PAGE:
A salty deep ocean as a prerequisite for glacial termination


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Gregor.Knorr [ at ] awi.de

Abstract

Deglacial transitions of the middle to late Pleistocene (terminations) are linked to gradual changes in insolation accompanied by abrupt shifts in ocean circulation. However, the reason these deglacial abrupt events are so special compared with their sub-glacial-maximum analogues, in particular with respect to the exaggerated warming observed across Antarctica, remains unclear. Here we show that an increase in the relative importance of salt versus temperature stratification in the glacial deep South Atlantic decreases the potential cooling effect of waters that may be upwelled in response to abrupt perturbations in ocean circulation, as compared with sub-glacial-maximum conditions. Using a comprehensive coupled atmosphere–ocean gen-eral circulation model, we then demonstrate that an increase in deep-ocean salinity stratification stabilizes relatively warm waters in the glacial deep ocean, which amplifies the high southern latitude surface ocean temperature response to an abrupt weakening of the Atlantic meridional overturning circulation during deglaciation. The mechanism can produce a doubling in the net rate of warming across Antarctica on a multicentennial timescale when starting from full glacial conditions (as compared with interglacial or subglacial conditions) and therefore helps to explain the large magnitude and rapidity of glacial termina-tions during the late Quaternary.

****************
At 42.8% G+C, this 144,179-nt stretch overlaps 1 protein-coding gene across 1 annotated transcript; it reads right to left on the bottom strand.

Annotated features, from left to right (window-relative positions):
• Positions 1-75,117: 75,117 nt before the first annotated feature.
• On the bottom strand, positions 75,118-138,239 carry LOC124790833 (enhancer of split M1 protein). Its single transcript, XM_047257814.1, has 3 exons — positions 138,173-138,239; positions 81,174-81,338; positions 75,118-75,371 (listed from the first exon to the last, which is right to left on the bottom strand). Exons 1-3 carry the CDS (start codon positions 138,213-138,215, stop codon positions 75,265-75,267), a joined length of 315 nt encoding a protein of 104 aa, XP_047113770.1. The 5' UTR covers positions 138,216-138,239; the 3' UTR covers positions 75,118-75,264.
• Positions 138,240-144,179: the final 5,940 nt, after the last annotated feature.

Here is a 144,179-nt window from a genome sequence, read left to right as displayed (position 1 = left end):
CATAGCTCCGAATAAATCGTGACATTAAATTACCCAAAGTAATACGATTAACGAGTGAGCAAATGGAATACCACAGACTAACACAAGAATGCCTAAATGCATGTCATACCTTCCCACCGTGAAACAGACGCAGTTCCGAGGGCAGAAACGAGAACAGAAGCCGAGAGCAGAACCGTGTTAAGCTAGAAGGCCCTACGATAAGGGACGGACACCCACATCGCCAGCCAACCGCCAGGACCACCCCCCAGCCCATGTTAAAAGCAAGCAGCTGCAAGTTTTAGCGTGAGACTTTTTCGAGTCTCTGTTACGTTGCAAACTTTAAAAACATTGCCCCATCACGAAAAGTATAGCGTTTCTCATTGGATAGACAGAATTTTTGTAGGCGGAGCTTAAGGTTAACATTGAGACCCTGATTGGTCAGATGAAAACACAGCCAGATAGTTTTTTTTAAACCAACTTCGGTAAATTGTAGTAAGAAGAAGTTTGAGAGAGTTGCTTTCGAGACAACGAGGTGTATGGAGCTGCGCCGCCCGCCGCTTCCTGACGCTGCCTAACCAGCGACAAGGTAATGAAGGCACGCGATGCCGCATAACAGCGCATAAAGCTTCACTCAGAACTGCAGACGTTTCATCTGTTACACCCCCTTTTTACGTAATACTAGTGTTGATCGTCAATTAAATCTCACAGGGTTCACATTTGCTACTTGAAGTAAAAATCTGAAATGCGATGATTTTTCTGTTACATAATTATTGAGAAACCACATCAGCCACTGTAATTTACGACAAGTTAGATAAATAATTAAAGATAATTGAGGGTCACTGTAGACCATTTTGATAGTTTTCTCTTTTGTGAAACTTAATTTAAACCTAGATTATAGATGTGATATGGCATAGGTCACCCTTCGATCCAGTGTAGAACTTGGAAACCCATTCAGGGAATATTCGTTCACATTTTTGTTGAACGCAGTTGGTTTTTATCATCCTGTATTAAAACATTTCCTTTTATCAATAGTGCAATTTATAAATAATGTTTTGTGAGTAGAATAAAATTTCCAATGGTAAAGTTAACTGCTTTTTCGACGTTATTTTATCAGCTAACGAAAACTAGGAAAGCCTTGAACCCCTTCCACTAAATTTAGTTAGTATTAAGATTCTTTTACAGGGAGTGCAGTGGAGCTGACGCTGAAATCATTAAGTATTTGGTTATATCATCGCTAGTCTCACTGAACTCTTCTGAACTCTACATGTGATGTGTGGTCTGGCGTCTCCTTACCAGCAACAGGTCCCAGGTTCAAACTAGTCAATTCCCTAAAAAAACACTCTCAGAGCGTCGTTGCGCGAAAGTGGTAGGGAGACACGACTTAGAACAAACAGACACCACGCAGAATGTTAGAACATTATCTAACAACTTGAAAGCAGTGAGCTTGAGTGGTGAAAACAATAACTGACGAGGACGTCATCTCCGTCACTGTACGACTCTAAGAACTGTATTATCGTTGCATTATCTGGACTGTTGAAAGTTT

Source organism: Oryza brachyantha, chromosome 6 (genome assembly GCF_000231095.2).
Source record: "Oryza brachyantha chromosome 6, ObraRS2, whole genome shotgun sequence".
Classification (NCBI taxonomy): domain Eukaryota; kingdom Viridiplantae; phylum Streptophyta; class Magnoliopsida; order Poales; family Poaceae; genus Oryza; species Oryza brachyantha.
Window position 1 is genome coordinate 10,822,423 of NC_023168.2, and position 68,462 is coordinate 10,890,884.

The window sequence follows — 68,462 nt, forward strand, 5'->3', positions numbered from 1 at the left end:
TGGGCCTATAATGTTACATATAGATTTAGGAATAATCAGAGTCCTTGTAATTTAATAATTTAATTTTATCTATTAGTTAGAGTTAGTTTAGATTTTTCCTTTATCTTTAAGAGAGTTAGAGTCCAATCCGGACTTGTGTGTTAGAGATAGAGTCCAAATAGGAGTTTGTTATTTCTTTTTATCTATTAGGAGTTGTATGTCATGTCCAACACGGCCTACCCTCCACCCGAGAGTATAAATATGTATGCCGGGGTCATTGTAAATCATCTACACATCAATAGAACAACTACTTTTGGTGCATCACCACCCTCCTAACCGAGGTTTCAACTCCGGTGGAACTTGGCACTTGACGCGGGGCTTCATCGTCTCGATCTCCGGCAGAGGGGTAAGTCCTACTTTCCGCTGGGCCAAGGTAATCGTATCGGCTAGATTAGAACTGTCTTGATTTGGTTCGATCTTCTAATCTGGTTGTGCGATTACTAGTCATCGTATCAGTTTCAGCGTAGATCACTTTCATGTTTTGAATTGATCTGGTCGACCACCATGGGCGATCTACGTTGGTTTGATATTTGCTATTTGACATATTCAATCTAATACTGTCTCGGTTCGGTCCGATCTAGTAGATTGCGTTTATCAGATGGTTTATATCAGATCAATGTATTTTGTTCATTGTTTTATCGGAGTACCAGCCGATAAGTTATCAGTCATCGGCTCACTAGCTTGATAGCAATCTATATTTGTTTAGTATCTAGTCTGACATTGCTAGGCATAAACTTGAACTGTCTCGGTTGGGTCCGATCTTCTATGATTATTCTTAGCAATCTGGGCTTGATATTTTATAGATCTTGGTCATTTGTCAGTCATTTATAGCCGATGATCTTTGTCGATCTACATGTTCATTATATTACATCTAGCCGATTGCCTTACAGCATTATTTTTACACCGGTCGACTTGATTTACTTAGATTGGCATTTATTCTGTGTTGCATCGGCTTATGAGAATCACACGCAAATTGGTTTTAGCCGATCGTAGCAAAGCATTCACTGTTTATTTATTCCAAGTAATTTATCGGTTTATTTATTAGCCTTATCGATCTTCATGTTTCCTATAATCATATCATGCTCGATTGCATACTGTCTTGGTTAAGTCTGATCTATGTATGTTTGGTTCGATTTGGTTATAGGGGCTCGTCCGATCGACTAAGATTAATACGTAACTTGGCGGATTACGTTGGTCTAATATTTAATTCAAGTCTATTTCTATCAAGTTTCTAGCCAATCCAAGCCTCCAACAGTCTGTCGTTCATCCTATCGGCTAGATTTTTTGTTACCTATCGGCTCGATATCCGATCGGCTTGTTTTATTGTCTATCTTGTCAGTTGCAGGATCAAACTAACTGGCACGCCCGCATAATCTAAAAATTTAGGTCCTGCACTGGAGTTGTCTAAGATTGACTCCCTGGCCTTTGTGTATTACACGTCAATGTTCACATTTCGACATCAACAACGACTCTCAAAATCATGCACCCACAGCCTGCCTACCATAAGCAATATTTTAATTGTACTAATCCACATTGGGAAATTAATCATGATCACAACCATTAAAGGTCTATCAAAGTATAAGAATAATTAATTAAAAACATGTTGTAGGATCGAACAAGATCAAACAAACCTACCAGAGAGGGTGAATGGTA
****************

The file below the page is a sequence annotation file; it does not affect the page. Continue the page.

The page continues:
Item Type
Article
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Helmholtz Cross Cutting Activity (2021-2027)
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Peer revision
Peer-reviewed, Web of Science / Scopus
Publication Status
Published
Eprint ID
55092
DOI 10.1038/s41561-021-00857-3

Cite as
Knorr, G. , Barker, S. , Zhang, X. , Lohmann, G. , Gong, X. , Gierz, P. , Stepanek, C. and Stap, L. B. (2021): A salty deep ocean as a prerequisite for glacial termination , Nature Geoscience, 14 , pp. 930-936 . doi: 10.1038/s41561-021-00857-3


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